The Graegin Loan
Many, if not most, large estates fall at least somewhat short of having all the liquidity needed to pay federal and state estate taxes. While there may, in some situations, be structures already in place (e.g. a funded “buy/sell” agreement) this is not always the case, or may not be sufficient. Those taxes are, generally, payable with the estate tax return nine months after the date of death.
Of course, an asset sale can raise the needed liquidity, but closing the chapter on a life’s work might also be emotionally difficult and even contrary to the family’s wishes. As a practical matter, the sale might involve assets that generate income for the family, creating cash flow and lifestyle issues. Additionally, assets like closely held family business interests, real estate holdings, etc. can be difficult to liquidate in a short time frame, creating a “fire sale” atmosphere that erodes the proceeds and forces additional sales.
The Graegin Loan
Another option exists. Named after a tax court case, the Graegin loan serves three functions. It generates cash to pay the estate tax, it keeps the assets (and their cash flow) with the family, and reduces the size of the taxable estate. The power of the Graegin loan is that the full amount of the interest that will be paid over term of the loan is taken as a current deduction, dollar for dollar, from the gross estate. For example, if an estate borrows $10 million at 5% interest on a ten-year note, the loan can be structured with all principal and interest deferred until a balloon payment at the end of the term. Up front, the entire $5 million of interest ($10mm x 5% x 10 = $5mm) would be deductible from the gross estate, creating an estate tax savings of at least $2mm(1).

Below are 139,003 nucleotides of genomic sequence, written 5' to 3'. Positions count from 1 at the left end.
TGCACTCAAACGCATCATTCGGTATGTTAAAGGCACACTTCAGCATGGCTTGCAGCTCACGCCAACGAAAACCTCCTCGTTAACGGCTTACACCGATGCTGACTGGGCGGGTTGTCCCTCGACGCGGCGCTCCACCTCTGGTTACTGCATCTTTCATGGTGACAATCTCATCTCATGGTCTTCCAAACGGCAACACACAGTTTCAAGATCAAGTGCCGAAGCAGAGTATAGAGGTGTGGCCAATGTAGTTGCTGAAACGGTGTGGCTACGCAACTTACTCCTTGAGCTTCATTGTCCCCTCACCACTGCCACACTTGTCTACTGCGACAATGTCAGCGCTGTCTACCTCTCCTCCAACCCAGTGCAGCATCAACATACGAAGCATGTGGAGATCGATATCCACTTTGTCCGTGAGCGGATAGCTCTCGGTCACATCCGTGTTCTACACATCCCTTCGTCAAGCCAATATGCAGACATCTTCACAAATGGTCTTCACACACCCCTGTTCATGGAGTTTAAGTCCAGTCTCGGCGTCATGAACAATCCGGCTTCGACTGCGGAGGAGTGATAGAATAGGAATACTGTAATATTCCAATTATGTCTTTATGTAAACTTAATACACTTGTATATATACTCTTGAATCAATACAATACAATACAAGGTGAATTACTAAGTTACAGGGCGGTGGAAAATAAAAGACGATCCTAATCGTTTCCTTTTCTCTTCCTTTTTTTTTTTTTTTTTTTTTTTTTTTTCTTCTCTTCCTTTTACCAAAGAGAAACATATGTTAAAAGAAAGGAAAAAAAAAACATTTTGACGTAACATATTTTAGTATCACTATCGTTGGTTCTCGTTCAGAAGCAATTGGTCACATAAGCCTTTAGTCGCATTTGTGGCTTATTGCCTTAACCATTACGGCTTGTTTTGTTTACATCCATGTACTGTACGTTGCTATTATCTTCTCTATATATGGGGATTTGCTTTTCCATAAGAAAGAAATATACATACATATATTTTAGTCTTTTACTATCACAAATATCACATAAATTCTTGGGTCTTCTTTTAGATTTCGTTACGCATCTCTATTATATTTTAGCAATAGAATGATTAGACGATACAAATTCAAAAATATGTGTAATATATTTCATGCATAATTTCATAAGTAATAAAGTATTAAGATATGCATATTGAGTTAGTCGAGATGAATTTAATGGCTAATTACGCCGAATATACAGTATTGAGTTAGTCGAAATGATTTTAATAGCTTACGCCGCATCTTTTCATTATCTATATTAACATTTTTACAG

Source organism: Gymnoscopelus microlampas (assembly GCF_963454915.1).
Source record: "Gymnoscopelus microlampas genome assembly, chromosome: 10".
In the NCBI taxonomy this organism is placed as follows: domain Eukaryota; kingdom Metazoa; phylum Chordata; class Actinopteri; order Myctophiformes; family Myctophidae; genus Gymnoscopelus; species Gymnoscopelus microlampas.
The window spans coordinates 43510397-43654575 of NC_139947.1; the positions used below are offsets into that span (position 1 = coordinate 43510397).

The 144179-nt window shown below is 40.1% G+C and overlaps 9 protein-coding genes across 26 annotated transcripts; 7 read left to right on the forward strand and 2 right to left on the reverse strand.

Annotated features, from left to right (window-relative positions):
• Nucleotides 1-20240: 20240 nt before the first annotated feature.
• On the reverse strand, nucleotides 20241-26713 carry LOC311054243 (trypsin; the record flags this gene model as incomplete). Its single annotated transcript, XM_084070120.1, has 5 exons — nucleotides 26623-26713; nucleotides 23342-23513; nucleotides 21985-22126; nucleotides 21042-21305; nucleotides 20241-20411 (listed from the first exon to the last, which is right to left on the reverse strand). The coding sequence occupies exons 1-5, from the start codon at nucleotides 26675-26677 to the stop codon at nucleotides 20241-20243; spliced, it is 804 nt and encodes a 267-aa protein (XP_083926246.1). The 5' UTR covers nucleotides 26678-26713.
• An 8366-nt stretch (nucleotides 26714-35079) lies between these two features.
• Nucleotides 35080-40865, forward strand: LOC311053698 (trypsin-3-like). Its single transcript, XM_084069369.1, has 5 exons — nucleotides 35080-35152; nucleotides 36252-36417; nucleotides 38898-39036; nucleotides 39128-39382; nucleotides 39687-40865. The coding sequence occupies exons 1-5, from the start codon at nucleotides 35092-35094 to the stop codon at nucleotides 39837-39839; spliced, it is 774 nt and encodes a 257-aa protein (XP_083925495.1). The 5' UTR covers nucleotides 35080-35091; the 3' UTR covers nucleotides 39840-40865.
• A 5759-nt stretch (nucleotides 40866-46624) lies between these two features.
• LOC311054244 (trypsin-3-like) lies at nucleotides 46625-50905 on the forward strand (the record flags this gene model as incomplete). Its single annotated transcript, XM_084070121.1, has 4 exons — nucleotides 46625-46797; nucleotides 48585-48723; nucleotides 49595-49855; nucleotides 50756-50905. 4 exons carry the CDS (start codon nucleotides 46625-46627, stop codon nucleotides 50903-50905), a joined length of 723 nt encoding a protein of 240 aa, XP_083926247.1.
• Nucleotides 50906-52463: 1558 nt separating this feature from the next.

As it is a product of case law, a successful Graegin loan must follow certain “generally accepted” guidelines, among which are:
• Fully document the estate’s need for liquidity.
• Provide loan structure detail making it clear that the interest due is transparently calculable and likely to be repaid.
• Make sure the terms are reasonable and at market levels as to all parties.
• Note that when there is a relationship between the borrower and the lender these loans will be given greater scrutiny by the IRS. In this regard there is a case to be made for a third-party commercial lender.
For the right reasons and in the right circumstances a Graegin loan can be a very effective post-mortem estate planning device.
1. Note that these loans by their terms cannot be prepaid (unless at that time all interest payable on the full note would be due.)